Could my way of thinking be sabotaging my bank balance?

4 min | 08 August 2022

The Chase team

Rising prices are causing many of us to feel the pinch. But ingrained ways of thinking about money mean we could also be making poor decisions with the funds we have.

Lesley Thomas, a money coach at the Money Confidence Academy (Opens in new window), says that these ways of thinking, or mindsets, can affect our whole lives. "Our money mindset doesn't just relate to how much money we have in our bank account. It relates to everything that we do – in terms of how we plan our lives, set our goals, and the actions we take," she says.

By realising how the way we think affects our money management, we can make better decisions – and feel richer for it.

When do we form our attitudes to money?

"Our attitudes to money are set before we are seven years old", says money mentor Elizabeth Buko, who runs Wealth From Little (Opens in new window) And they don't always reflect our reality in later life.

"Our money beliefs are formed based on incomplete or false information that we were exposed to at a young age from our parents," she says, adding that many of us either have a mindset of "scarcity" or "abundance" – thinking you'll always or never have enough.

While some people may have more money discipline than others, Thomas says a poor mindset can cause self-sabotaging behaviours, often out of guilt. Examples, she says, include buying something you can’t afford, putting it on a credit card, then being struck by buyer's remorse.

Some people are too generous, leaving themselves without enough money because they pay for everyone else's drinks or cabs home after a night out.

Steps to help improve your money mindset

  • Identify your beliefs – think about how you feel when you have money left over a night out, when you look at your last 10 transactions or pay for a holiday with savings, for example
  • Challenge beliefs that are not working for you by adopting new ones
  • Become aware of when and how you fall back on old money habits
  • Depending on the habit you're trying to re-set, create spending or saving goals. Then post your targets somewhere noticeable, like your fridge or calendar, to remind you why you want to achieve your goal (like saving up to buy a house, pay off a debt or start a business)

If you’re feeling overwhelmed about how to start, Sarah Negus (Opens in new window), author and business coach, suggests that writing down all the things you believe about money can help you challenge them. "Decide when you learned these things. Are they your real beliefs?" she says.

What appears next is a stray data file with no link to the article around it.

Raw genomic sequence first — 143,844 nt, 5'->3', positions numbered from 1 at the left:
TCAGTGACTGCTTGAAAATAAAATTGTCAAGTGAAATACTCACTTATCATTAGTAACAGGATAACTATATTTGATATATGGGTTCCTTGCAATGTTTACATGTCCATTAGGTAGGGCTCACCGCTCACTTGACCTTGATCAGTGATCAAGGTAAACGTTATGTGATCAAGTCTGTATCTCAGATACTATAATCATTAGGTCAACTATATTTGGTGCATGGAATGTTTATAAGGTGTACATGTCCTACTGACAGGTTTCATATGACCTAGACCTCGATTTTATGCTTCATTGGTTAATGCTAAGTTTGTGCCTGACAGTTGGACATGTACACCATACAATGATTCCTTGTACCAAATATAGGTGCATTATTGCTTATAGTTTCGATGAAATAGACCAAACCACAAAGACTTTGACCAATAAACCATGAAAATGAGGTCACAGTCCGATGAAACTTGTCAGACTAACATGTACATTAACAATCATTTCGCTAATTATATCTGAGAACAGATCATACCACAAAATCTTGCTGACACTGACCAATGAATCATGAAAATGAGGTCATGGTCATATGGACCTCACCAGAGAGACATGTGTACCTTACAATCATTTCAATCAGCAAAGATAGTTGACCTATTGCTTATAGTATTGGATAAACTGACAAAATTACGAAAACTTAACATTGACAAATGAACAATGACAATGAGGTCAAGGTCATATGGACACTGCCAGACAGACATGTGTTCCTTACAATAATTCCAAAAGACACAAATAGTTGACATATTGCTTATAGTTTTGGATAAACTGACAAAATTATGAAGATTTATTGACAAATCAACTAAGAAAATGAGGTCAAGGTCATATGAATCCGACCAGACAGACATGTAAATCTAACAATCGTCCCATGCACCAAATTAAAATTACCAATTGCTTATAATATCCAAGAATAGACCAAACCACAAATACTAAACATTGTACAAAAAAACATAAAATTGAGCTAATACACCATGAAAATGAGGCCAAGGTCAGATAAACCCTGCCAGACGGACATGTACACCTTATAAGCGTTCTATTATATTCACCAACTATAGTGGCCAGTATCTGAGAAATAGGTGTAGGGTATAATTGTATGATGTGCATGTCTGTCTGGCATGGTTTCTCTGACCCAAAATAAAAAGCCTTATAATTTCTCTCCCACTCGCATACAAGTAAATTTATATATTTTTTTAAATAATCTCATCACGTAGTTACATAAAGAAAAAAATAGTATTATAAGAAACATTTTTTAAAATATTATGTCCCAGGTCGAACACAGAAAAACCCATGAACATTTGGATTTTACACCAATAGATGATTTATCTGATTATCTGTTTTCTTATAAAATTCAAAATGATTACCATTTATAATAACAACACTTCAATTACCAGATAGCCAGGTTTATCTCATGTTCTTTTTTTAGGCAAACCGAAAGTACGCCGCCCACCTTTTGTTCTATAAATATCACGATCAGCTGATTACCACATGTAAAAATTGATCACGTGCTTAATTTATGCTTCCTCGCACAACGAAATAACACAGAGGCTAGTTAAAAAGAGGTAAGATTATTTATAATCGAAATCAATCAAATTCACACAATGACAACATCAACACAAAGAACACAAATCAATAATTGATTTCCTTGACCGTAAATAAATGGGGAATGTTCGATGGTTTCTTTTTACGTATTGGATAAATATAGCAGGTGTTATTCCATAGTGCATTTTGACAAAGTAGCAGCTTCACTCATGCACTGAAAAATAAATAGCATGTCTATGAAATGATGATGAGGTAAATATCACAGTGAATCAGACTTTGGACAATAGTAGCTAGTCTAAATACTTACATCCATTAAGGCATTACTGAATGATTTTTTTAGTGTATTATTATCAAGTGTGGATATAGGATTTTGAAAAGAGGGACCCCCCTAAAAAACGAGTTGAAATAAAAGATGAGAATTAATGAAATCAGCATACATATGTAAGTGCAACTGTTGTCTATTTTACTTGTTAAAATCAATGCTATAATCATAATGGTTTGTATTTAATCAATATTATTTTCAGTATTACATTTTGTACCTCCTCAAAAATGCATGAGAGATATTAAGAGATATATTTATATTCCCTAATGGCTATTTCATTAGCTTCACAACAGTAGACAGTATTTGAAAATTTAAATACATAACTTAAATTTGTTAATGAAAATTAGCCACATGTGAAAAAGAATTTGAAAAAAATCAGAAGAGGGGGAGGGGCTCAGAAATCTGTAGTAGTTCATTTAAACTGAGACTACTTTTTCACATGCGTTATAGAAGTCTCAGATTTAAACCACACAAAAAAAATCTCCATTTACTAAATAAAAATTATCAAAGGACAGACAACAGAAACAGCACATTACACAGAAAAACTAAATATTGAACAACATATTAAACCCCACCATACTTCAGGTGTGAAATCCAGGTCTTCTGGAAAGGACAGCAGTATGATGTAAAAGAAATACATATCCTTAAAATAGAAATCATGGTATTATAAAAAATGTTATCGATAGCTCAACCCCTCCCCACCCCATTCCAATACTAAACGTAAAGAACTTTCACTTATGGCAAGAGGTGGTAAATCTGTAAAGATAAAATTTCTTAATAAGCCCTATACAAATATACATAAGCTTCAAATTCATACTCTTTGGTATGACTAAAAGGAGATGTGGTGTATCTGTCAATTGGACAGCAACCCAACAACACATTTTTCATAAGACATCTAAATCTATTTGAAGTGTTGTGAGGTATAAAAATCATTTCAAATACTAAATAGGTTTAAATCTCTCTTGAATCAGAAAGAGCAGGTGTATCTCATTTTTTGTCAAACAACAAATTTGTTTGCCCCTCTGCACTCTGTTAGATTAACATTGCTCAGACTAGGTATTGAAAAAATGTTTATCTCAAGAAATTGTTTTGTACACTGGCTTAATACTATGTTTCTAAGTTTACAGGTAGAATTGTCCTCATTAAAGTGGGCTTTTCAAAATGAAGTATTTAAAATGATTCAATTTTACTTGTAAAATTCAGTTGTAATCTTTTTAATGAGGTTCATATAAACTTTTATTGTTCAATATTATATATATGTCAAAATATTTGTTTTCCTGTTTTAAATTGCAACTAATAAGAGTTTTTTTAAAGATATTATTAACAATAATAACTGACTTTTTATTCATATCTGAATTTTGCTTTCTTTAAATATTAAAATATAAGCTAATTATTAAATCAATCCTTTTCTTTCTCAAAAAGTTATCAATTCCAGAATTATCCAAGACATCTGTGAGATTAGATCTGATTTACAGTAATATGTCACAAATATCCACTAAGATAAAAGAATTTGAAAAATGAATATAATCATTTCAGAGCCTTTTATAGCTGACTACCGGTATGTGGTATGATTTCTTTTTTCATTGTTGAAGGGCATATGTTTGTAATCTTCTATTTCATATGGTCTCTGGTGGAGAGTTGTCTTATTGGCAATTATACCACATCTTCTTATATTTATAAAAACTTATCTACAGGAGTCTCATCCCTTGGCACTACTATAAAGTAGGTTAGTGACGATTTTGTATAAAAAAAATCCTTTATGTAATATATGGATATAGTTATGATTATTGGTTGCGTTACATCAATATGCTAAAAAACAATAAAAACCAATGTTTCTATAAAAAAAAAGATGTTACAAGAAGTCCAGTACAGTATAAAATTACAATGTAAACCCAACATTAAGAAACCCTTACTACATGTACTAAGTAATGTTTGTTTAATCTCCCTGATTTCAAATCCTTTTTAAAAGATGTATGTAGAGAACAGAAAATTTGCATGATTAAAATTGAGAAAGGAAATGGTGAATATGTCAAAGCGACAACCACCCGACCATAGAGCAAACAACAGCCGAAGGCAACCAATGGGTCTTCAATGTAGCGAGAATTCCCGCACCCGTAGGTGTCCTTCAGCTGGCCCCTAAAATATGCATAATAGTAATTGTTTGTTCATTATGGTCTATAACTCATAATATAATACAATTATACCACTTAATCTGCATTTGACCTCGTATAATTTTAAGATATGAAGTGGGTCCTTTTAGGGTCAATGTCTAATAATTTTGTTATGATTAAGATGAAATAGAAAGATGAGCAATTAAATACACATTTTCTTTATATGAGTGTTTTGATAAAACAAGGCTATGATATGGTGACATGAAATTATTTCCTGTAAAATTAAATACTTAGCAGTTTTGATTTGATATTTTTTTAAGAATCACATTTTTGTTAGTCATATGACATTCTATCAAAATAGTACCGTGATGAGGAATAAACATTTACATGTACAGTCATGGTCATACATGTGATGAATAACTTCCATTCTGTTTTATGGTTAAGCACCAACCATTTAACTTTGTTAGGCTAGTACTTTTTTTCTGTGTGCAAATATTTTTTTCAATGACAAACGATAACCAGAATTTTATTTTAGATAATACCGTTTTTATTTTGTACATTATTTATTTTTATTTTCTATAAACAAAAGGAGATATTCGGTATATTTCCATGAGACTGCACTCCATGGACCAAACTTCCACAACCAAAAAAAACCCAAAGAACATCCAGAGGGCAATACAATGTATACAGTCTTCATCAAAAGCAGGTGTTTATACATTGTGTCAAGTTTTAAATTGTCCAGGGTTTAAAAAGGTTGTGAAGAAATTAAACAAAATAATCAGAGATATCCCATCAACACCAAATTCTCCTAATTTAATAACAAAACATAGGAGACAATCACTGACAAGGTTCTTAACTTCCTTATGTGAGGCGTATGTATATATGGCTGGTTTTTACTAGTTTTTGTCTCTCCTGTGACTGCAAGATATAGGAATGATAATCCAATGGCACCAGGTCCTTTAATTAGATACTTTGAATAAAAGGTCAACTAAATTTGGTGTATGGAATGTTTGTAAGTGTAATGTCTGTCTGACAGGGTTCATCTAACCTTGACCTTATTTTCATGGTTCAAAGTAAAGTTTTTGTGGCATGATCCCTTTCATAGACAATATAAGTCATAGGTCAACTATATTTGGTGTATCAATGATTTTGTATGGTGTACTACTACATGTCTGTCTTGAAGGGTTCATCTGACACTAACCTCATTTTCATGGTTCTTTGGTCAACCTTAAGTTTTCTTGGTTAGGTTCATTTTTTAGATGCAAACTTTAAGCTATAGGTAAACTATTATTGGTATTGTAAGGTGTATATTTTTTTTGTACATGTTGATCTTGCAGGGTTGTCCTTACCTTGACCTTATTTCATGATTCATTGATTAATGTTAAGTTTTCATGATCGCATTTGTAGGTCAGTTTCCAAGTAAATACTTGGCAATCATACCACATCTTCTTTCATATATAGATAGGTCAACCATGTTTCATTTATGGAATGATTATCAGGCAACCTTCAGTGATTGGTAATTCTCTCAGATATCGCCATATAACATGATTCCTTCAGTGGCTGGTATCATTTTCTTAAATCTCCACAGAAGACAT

By reframing situations in the past that have felt unfair, she says, you can remove the power that money has over you.

Being aware of common thinking patterns about money can also help you to think critically about saving and spending, and help make better choices.

Dr Nethal Hashim from Bayes Business School, whose research has looked into how we save and spend, says that being aware of a phenomenon called "hyperbolic discounting" can help us better manage our cash.

Hyperbolic discounting is when a person disproportionately discounts the future benefits of saving money in favour of instant gratification. Knowing your mind will do this can help motivate you to save, not spend.

Other common thinking patterns that could affect your spending include:

  • Loss aversion: where we fear losing money twice as much as we love to gain it, causing us to be too cautious with our finances
  • Anchoring: where we fixate on a reference point such as the former price paid for something when deciding whether it is worth buying, even though the old price isn't relevant to our decision
  • Herd behaviour: where we want to do something with our money because other people are

When you make a financial decision, ask yourself how it fits with your money mindset and check yourself against these thinking patterns. This can help you to make decisions grounded in your financial needs, rather than in your financial past.

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